At the meeting of the Professional Public Adjusters Association of New Jersey in the spring of 2021, I presented a course with engineer Bill Halkiadakis entitled “How to Choose and Use Engineering Experts in Real Estate Requirements.” The presentation included a case study of a claims case where the insured renovated their property to add an additional story and a tarpaulin was placed on the roof. While the tarpaulin was on the roof and before the additional floor was added, the tarpaulin exploded, causing extensive damage to both the building and the contents of the home. The carrier, Nationwide, applied coverage to the building part of the claim, but denied the content part.
While the building component of the insurance had “all risk” language, the content protection was called danger. The specific policy language is as follows:
COVERAGE C – PERSONAL PROPERTY
We cover unintentional direct physical loss of property described in Coverage C caused by the following hazards. . . .
2. Windstorm or hail.
Direct loss caused by rain, snow, sleet, sand or dust driven through roof or wall openings caused by direct impact of wind, hail or other insured risk covered.
During the presentation, I mentioned my expectation of a motion for a summary judgment by the carrier on this issue and discussed the results of Kunji Harrisburg, LLC v. Axis Surplus Insurance Company,1 a case argued by Anthony DiUlio, a fellow frequent speaker at PPAANJ.
Kunji is a question in the eastern district of Pennsylvania that contained the same question – is a tarp considered a roof? IN Kunji, Judge Beetlestone weighed competing interpretations of what is considered the “roof”. One of the experts quoted the definition from Dictionary of architecture and construction, which defines roofs as “the top cover of a building, including all materials and structures necessary to support it on the walls of the building; provides protection from rain, snow, sunlight, extreme temperatures and wind.” The insured’s interpretation of a roof included that the tarpaulin was the ultimate protection of the structure, and Judge Beetlestone found that this interpretation created a genuine question of material facts.
As expected, Nationwide filed a motion for summary judgment in the tarp issue. Nationwide relied on its brevity Valentino v. Harleysville Preferred Insurance Company,2 a Pennsylvania-level opinion in which the court looked at the common definitions of the terms “roof” and “tarpaulin” and found that a tarpaulin was not considered a roof. Nationwide also incorrectly stated that Valentino court was the only court in Pennsylvania that directly addressed this issue, overlooked or omitted Kunji decision. After submitting a brief opposition with reference to Kunji decision, the Western District of Pennsylvania found the following:
The term “ceiling” is not defined in the policy … In Kunji… The court stated: “whether a tarpaulin qualifies as a roof depends on the durability and relative durability of the coating”. . . .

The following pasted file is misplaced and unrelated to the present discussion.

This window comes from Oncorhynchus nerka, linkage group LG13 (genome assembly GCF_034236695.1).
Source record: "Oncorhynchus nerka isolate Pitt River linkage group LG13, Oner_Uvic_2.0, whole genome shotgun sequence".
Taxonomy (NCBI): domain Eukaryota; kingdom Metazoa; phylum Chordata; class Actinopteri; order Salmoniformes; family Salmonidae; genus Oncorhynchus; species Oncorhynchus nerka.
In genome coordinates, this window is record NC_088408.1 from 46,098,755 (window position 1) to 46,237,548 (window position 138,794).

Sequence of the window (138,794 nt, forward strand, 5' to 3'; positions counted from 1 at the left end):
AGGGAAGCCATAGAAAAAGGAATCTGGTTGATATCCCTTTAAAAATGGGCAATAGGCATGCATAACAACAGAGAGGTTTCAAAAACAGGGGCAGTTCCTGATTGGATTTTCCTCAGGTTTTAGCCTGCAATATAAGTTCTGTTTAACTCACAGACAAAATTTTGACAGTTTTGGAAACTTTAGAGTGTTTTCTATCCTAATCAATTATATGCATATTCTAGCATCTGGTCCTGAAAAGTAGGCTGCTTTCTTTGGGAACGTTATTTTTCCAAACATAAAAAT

The Court identified several factors set out in the case law: if “a reasonably prudent household would consider [the temporary covering]if left in that condition for a month or months, or longer, as sufficient against all risks of wind and rain that could reasonably be expected to occur … “and if the coverage was” sustainable enough to serve its main purposes: “to cover and protect a building against weather-related risks that can reasonably be foreseen”…
As in Kunji, here there are significant disputes about the “roof”‘s durability and relative performance and how well it was secured that prevents summary assessment. In November or early December 2017, [the contractor] removed the old roof from the house and removed the trusses. The house was covered with plywood and a tarpaulin and was secured four times by contractors. Seen in the light most favorable for [Plaintiffs], the second tarpaulin system (reinforced with wood and straps by the contractor) was in place for several months and was sufficient to protect the house from water and snow damage for the winter of 2017-2018 … Nationwide – which bears the burden of proof to determine its policy exclusion – did not present any opposite evidence of durability, relative durability or the components of a second tarpaulin system. Nationwide did not submit an expert opinion, which Kunji the proposed decision may be helpful. . . .
By law, there is insufficient evidence for the court to establish that the tarpaulin was not a “roof” or that Nationwide can deny coverage on that ground.
If anyone is interested in receiving panties and ordering in connection with the exercise, please email me at DBallard@MerlinLawGroup.com
1 Kunji Harrisburg, LLC v. Axis Surplus Ins. Co.No. 19-1213 (ED Penn. March 18, 2020).
2 Valentino v. Harleysville Preferred Ins. Co.2015 WL 7572410 (Pa. Super. February 3, 2015).